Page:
1. Identify the essential resources of the business and determine which are most at risk 2. Identify possible liabilities which may arise 3. Review the risks that have arisen in the past 4. Consider any additional risks imposed by new objectives or new external factors; and 5. Seek to anticipate change by considering problems and opportunities on continuing basis.

Tests of Controls, management should put in place measures to make auditors

to test the effectiveness of control policies and procedures in support of a reduced control risk. The nature of tests of controls is that the tests generally consist of one (or a combination) of four types of evidence-gathering techniques:
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1. Inquiry of client personnel, Inquiry evidence is based on interviews concerning the

effectiveness of controls.
2. Observation, for controls that leave no documentary of evidence, the auditor generally

observes them being applied.
3. Examination of documents (inspection), and 4. Re-performance, if content of documents and records is insufficient to assess whether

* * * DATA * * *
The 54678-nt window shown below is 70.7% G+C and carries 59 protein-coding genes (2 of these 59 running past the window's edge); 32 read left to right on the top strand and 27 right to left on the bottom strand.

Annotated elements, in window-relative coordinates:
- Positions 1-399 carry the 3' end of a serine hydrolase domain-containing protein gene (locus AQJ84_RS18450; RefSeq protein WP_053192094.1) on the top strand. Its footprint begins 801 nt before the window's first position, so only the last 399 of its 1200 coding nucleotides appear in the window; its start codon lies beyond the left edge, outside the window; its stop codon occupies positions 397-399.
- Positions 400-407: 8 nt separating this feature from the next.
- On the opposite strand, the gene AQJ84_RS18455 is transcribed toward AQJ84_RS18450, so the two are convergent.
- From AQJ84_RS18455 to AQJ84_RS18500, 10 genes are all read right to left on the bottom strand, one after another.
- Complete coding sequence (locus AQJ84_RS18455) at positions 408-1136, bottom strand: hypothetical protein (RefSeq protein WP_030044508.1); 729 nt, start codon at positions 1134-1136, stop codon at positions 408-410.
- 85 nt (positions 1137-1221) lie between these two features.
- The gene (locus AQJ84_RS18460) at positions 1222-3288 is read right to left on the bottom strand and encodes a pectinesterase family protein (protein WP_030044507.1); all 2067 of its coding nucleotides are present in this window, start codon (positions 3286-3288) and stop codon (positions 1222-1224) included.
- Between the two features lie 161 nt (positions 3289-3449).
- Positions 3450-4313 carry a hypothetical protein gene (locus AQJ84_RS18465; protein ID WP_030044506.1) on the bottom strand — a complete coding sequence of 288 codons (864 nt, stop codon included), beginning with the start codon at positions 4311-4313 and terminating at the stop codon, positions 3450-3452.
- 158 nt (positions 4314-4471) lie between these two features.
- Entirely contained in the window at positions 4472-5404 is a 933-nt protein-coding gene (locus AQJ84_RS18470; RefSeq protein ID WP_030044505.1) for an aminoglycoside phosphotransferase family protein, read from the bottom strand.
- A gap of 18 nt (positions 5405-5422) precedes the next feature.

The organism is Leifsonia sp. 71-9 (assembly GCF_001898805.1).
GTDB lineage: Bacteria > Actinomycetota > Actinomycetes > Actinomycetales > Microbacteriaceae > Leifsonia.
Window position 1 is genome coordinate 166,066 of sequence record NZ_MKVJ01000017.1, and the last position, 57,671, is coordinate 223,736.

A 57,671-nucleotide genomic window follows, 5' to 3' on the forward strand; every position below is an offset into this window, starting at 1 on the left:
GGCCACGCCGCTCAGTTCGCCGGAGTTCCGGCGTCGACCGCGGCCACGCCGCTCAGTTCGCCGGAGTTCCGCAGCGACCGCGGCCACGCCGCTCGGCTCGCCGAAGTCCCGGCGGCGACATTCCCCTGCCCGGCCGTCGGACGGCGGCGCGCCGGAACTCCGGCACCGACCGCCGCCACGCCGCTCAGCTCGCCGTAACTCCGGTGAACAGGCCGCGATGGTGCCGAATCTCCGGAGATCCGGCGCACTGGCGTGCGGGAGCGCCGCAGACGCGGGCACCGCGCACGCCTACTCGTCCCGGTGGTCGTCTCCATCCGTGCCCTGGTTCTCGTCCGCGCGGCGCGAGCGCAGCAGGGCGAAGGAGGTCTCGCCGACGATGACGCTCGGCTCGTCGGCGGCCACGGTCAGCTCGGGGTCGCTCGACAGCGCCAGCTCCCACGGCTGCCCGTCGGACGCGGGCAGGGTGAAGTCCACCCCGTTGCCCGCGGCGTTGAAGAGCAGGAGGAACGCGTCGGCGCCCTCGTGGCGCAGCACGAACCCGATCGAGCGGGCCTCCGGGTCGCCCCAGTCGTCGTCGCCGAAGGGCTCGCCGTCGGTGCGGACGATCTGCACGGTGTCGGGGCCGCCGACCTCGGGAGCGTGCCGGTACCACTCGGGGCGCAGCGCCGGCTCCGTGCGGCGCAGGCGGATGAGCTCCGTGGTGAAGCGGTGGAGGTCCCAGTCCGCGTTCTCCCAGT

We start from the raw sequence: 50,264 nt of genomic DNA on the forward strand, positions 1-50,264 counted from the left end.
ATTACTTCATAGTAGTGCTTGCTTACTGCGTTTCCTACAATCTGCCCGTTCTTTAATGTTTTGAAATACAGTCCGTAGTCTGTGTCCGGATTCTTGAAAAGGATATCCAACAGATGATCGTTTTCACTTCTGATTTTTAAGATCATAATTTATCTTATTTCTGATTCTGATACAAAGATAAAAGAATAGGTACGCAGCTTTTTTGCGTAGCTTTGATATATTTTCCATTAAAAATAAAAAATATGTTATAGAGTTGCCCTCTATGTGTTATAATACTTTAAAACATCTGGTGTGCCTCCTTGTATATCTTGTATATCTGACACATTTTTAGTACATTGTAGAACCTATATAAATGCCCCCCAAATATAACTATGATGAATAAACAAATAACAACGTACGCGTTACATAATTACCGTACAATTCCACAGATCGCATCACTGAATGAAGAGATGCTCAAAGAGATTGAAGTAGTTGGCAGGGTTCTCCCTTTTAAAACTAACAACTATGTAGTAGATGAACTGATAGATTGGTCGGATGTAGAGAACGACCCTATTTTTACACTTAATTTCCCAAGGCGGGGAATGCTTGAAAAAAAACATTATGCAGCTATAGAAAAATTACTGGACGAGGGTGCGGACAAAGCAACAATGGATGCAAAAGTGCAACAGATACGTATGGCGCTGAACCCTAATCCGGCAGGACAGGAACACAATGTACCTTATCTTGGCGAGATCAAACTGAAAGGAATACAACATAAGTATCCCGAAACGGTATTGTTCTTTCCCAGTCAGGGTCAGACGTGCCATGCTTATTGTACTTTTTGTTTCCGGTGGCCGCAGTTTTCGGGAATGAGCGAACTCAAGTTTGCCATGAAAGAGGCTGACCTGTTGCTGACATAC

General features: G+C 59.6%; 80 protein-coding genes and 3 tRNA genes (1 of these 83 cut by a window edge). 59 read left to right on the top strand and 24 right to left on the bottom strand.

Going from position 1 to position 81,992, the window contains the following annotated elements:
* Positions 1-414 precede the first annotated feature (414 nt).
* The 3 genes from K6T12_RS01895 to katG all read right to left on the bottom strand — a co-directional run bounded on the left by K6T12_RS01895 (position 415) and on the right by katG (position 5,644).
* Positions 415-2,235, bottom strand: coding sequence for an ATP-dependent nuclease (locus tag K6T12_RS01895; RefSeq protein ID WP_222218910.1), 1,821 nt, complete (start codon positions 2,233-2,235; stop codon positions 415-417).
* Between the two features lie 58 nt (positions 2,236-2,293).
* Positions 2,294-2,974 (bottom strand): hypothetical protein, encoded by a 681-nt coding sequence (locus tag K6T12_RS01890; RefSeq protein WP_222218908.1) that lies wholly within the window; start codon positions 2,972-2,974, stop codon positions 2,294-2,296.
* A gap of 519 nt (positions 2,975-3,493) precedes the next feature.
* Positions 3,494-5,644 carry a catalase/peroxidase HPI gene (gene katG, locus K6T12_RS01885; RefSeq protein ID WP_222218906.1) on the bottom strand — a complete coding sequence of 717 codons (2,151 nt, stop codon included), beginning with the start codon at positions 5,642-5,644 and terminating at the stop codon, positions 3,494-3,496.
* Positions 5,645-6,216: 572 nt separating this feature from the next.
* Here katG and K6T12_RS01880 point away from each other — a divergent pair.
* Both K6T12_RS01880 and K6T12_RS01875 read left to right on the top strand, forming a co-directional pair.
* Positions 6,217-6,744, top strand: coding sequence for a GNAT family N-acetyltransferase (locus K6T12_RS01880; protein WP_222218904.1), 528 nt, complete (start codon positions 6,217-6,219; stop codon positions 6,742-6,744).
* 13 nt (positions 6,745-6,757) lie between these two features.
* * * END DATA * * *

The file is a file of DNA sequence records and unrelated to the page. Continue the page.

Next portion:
controls are operating effectively, the auditor re-performs the control activity to see if the proper results were obtained

Then also management should adopt a periodic monitoring of operations at the hotel, they should monitor the ongoing or periodic assessment of the effectiveness of their design and operation Monitoring should address whether proper accounting records are being maintained and whether the financial information used within the business and for publication to third parties is reliable When evaluating the ongoing monitoring the following issues might be considered

1. Extent to which personnel obtain evidence as to whether the system of internal control continues to function 2. Periodic comparisons of amounts recorded with the accounting system with physical assets 3. Responsiveness to internal and external auditor recommendations on means to strengthen internal controls 4. Effectiveness on internal audit activities.